In The Footsteps of Paul

The July 2016 sold-out study-tour “In The Footsteps of Paul” to Cyprus, Malta and Italy was a great success. The group enjoyed good weather, wonderful sites, stimulating conversations and lots of learning.

We started in Cyprus where our visit to the Church and tomb of Lazarus renewed our hope for the time when we are risen to new life in Christ.  This invitation is a gift offered to us at every moment.  The Church of Panagia Angeloktisti is a Greek Orthodox parish where the faithful bring to life fellowship and community-a living example of communion with all.

A highlight in Cyprus was the Pillar of St. Paul. St.  He visited Pafos in 45 A.D. and received 40 lashes for evangelizing on the island. We had time to reflect on the work and struggles Paul faced as he went about on his missionary journey to preach the gospel and convert the island to Christianity.

Bidding farewell to the hot weather and beaches of Cyprus we flew to Malta, an archipelago 65 kilometres south of Sicily. The island of Malta is rich in ancient and Christian history.  The magnificent shores and fishing villages reflect the hearts of the Maltese people who treasure family and Catholic traditions, and warmly welcome all visitors as one of their own.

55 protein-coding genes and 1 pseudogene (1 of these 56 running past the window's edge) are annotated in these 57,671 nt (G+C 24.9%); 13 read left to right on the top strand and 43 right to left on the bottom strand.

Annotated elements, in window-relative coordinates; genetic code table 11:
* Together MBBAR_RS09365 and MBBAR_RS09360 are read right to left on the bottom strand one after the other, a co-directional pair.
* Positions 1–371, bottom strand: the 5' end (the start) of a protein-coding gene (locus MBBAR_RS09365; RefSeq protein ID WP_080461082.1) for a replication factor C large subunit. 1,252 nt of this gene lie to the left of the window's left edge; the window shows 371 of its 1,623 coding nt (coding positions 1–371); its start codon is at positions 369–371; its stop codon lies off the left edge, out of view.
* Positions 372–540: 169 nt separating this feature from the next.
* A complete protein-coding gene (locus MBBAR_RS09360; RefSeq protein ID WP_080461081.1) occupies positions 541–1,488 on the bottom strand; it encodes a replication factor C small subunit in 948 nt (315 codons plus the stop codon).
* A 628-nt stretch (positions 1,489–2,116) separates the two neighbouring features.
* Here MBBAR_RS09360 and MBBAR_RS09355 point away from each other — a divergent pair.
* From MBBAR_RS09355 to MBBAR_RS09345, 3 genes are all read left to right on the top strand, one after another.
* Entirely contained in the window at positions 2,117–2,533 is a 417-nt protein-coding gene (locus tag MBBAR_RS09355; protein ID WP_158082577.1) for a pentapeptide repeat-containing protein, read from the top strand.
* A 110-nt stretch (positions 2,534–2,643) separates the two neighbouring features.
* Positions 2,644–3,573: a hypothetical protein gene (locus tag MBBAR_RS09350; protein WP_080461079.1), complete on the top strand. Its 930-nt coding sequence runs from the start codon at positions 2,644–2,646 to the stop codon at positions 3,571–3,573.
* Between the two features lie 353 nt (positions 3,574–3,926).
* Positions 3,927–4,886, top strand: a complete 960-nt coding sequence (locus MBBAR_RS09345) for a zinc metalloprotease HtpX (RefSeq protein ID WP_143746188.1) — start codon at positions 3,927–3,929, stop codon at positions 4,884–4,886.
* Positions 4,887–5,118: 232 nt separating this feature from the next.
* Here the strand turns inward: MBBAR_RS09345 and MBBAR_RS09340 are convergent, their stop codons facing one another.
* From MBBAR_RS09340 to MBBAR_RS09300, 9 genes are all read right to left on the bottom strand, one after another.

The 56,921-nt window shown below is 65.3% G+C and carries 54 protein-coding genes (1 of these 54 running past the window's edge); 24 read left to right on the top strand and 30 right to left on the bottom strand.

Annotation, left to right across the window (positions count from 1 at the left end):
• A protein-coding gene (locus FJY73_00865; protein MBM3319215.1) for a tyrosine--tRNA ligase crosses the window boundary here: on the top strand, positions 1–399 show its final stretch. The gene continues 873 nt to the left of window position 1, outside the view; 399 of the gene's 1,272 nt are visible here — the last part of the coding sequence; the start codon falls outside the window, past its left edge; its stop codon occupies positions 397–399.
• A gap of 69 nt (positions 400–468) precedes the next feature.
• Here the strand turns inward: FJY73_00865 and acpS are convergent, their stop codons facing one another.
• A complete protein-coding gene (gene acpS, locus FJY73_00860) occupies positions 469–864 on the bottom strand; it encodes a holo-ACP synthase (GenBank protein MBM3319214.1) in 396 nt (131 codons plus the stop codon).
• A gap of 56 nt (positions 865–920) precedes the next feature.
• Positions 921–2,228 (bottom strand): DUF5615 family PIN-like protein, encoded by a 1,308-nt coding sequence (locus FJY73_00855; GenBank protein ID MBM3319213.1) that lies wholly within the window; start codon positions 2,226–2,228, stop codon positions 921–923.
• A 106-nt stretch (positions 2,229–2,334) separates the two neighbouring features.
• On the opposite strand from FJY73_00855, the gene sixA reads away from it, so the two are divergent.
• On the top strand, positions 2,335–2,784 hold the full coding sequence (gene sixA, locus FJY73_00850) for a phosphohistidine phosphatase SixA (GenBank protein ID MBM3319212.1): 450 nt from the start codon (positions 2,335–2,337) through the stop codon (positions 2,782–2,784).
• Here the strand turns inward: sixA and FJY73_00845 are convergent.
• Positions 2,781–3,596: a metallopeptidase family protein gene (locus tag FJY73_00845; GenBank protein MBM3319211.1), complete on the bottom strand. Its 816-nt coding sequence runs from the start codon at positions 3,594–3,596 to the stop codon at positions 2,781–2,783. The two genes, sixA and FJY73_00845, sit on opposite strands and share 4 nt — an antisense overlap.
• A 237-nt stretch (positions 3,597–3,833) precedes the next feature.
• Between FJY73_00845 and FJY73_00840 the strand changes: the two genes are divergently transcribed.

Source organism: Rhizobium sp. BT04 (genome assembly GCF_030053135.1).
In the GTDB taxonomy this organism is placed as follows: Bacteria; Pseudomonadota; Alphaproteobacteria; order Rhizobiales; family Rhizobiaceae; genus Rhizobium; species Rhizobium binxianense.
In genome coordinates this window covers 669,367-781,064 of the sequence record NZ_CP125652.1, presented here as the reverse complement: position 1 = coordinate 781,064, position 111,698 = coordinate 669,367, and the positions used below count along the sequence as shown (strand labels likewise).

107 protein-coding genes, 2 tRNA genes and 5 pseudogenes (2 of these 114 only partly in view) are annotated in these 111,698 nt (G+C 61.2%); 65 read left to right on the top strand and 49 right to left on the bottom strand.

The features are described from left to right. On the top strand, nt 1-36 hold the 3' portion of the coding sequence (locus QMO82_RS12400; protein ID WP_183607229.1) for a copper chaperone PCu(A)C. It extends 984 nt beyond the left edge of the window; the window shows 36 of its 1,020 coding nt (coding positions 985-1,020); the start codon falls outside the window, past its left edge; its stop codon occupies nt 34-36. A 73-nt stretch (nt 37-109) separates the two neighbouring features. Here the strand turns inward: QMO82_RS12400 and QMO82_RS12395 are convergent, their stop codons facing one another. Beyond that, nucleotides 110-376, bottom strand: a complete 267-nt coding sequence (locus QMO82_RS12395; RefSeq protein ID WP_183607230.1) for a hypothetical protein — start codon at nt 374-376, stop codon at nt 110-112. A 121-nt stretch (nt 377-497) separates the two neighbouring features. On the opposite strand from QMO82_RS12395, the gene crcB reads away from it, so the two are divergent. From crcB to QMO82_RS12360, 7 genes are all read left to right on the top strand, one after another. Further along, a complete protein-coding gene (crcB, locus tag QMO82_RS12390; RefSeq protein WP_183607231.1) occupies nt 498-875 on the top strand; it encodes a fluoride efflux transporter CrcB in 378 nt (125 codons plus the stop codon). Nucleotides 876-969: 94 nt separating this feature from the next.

Malta was visited and conquered repeatedly over the centuries, from the Knights of the Order of Saint John to the British Royal Navy. Malta wears its history well, especially in its 364 Roman Catholic churches that are part of the legacy of Paul’s shipwreck. Street decorations telegraphed their passionate celebration of Christian festivals, an expression of faith and spirituality, which was attended by several participants during an evening outing in Valletta.

On to Rome we delighted in the history and art of the Vatican, the tombs of Popes and the wonderful gelato! Travelling to the mountains outside of Rome, we visited the town of Tivoli, stopping first at the sprawling estate of Hadrian’s Villa (Villa Adriana), before visiting Villa d’Este and its splendid fountains and terraced Renaissance gardens. An extended period of free time allowed a contemplative period of reflection in the gardens to ponder questions from history to spirituality. From monastery to cardinal residence to today’s tourist attraction with a functioning pipe organ inside one of its fountains, the villa and gardens retain a calming atmosphere and the solitude of winding paths that invite the visitor to meditation and reflection.

The group agreed that 2 weeks was only enough time to receive a small taste of the history and culture of these three countries.

By Patricia O’Reilly